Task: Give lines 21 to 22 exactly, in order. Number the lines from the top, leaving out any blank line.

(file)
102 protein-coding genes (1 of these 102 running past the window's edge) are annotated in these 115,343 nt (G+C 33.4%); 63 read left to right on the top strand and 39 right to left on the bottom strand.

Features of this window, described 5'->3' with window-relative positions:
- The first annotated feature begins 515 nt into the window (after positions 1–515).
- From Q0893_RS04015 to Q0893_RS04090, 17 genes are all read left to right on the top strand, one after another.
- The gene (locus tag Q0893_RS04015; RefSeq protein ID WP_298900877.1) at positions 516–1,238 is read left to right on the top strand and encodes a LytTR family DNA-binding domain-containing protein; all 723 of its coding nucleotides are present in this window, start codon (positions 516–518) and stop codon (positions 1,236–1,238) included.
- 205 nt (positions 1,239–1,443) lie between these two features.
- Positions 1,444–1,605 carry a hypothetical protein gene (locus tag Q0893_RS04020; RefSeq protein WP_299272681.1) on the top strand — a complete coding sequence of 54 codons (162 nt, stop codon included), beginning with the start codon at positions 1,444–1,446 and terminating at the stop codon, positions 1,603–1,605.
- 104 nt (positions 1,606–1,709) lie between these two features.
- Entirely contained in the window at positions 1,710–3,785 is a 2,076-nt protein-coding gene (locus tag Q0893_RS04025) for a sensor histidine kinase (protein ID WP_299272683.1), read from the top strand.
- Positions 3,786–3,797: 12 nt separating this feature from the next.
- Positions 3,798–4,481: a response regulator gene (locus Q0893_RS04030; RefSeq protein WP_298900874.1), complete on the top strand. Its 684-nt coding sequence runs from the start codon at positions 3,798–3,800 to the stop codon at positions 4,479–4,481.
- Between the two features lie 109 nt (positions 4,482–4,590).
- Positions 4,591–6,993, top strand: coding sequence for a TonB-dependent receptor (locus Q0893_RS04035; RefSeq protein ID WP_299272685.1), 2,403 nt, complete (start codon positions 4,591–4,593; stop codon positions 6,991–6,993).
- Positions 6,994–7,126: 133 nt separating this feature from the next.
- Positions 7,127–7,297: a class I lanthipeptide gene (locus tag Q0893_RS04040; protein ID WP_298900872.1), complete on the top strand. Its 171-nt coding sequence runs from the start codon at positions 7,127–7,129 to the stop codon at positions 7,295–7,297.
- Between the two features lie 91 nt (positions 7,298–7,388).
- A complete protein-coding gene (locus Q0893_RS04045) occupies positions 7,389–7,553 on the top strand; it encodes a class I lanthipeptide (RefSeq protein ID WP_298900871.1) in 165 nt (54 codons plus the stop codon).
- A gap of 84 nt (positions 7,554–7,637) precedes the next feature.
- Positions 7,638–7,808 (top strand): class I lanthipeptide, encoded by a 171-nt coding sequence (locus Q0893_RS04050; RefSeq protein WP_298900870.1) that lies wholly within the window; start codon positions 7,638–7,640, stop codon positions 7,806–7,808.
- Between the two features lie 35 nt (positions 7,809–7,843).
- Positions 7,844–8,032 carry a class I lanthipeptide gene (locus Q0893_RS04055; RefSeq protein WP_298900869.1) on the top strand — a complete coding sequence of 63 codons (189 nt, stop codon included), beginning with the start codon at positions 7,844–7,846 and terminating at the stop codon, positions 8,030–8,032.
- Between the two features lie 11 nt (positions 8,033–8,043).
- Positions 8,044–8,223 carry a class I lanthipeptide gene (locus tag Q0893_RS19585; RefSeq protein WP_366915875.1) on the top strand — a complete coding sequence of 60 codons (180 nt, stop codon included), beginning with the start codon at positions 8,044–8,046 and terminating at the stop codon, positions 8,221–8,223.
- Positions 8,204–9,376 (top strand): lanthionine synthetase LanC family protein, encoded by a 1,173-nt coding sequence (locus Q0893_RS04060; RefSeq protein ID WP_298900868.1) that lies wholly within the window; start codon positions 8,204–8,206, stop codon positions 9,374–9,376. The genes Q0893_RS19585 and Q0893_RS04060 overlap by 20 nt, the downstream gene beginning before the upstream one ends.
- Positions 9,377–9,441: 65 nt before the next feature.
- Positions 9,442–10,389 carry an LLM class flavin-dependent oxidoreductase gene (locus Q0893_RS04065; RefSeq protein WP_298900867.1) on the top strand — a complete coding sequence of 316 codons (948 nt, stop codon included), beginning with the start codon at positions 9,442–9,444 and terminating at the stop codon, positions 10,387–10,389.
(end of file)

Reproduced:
- Positions 7,844–8,032 carry a class I lanthipeptide gene (locus Q0893_RS04055; RefSeq protein WP_298900869.1) on the top strand — a complete coding sequence of 63 codons (189 nt, stop codon included), beginning with the start codon at positions 7,844–7,846 and terminating at the stop codon, positions 8,030–8,032.
- Between the two features lie 11 nt (positions 8,033–8,043).